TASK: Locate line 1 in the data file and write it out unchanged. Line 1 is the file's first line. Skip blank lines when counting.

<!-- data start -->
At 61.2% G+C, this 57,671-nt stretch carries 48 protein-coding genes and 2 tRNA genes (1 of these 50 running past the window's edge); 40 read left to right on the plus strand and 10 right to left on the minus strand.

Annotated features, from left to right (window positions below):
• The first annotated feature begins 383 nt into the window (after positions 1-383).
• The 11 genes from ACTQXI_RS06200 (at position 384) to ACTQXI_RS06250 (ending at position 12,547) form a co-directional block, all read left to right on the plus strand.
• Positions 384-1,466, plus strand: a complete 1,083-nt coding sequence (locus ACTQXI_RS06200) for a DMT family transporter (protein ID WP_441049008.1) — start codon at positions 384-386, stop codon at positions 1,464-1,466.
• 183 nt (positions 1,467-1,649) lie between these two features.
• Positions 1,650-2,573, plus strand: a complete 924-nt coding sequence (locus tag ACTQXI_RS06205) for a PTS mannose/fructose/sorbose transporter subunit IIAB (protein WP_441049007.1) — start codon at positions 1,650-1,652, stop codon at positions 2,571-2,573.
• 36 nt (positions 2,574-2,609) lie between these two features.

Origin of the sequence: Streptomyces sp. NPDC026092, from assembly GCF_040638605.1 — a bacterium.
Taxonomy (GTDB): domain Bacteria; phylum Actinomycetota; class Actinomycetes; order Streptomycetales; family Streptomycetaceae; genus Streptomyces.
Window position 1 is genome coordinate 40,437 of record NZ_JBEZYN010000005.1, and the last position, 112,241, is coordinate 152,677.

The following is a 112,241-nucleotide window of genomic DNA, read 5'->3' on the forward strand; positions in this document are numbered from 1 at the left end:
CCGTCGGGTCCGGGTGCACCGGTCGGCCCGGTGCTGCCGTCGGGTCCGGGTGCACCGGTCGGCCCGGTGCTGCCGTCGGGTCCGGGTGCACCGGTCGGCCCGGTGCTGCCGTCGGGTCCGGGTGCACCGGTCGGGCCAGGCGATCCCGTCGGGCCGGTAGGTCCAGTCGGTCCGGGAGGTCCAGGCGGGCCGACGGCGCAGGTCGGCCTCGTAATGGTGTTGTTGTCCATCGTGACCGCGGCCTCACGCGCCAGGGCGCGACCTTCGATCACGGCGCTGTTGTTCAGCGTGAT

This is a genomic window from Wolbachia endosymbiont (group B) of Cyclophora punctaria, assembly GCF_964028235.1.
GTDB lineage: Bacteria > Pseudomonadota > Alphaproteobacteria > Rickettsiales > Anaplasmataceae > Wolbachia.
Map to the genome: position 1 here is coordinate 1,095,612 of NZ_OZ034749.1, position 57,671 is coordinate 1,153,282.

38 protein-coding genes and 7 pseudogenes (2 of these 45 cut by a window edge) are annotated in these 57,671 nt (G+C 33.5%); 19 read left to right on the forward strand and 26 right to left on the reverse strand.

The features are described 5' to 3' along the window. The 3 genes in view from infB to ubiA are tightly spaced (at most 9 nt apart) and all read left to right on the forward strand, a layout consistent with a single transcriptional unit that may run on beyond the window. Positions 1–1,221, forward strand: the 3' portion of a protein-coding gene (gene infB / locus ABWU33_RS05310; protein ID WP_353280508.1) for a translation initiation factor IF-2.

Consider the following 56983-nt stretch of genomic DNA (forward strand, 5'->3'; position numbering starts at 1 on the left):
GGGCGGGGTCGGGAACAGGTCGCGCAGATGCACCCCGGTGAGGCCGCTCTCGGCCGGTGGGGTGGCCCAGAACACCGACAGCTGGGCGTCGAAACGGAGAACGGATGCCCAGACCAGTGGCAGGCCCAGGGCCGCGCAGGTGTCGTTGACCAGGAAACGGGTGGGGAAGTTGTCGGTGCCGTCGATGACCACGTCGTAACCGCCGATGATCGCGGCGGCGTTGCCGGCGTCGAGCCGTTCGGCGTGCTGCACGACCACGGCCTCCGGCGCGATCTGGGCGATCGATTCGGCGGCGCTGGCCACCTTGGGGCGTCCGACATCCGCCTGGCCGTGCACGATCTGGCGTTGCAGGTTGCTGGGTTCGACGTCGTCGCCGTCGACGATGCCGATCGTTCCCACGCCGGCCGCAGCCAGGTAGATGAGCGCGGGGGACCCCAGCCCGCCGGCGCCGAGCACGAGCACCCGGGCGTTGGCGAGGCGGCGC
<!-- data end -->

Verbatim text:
At 61.2% G+C, this 57,671-nt stretch carries 48 protein-coding genes and 2 tRNA genes (1 of these 50 running past the window's edge); 40 read left to right on the plus strand and 10 right to left on the minus strand.